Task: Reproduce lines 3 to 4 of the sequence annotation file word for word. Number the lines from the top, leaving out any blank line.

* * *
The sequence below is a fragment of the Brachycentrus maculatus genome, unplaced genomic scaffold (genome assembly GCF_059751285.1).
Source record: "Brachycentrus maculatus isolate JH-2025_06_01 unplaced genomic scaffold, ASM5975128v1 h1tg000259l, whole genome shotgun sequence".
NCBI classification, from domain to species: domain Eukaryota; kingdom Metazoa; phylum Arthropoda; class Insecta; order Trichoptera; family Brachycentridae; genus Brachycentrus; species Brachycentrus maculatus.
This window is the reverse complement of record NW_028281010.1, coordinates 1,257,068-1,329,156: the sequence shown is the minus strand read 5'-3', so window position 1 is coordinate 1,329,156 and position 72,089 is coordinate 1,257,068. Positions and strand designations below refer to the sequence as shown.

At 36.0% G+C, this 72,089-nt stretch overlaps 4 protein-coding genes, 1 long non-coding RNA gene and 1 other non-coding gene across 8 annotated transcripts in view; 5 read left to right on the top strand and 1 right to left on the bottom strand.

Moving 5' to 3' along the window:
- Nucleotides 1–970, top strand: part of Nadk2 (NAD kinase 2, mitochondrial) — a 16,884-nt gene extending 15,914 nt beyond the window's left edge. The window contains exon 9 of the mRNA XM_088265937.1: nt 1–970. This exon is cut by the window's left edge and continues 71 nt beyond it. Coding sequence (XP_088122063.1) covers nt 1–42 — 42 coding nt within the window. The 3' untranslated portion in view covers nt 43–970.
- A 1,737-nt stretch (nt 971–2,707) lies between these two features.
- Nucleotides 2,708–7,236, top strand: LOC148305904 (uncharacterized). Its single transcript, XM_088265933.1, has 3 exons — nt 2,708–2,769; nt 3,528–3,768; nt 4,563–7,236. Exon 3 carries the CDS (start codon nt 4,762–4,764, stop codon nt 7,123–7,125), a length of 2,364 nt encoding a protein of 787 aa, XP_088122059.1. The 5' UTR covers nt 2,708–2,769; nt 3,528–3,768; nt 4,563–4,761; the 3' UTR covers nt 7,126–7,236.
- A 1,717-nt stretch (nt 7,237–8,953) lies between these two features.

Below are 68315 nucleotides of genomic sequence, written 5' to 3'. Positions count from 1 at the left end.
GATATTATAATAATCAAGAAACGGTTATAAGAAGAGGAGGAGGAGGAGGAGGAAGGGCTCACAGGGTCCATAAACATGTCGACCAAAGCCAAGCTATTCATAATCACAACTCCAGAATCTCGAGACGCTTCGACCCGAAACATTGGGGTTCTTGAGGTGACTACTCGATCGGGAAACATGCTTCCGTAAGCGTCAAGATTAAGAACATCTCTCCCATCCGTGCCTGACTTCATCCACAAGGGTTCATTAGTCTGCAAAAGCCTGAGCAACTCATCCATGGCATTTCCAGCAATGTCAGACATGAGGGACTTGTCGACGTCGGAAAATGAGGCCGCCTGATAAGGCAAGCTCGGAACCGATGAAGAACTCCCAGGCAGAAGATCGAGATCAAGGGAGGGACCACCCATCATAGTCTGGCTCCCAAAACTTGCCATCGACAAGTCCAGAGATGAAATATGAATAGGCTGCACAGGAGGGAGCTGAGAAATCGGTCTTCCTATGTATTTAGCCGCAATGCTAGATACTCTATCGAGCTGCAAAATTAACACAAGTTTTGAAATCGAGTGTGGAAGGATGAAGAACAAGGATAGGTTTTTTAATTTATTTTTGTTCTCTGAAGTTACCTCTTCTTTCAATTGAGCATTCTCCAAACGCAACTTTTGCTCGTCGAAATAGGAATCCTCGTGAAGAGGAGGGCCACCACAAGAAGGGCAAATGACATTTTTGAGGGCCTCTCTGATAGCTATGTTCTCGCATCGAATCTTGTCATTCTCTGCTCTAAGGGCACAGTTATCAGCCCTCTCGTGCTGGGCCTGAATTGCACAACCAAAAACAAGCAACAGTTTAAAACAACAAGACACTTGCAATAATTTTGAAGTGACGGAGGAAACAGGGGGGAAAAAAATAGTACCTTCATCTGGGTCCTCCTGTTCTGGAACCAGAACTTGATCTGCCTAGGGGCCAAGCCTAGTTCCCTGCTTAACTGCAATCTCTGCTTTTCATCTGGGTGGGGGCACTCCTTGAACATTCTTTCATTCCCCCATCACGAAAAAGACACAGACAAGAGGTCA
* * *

NCBI classification, from domain to species: domain Eukaryota; kingdom Metazoa; phylum Arthropoda; class Insecta; order Trichoptera; family Brachycentridae; genus Brachycentrus; species Brachycentrus maculatus.
This window is the reverse complement of record NW_028281010.1, coordinates 1,257,068-1,329,156: the sequence shown is the minus strand read 5'-3', so window position 1 is coordinate 1,329,156 and position 72,089 is coordinate 1,257,068. Positions and strand designations below refer to the sequence as shown.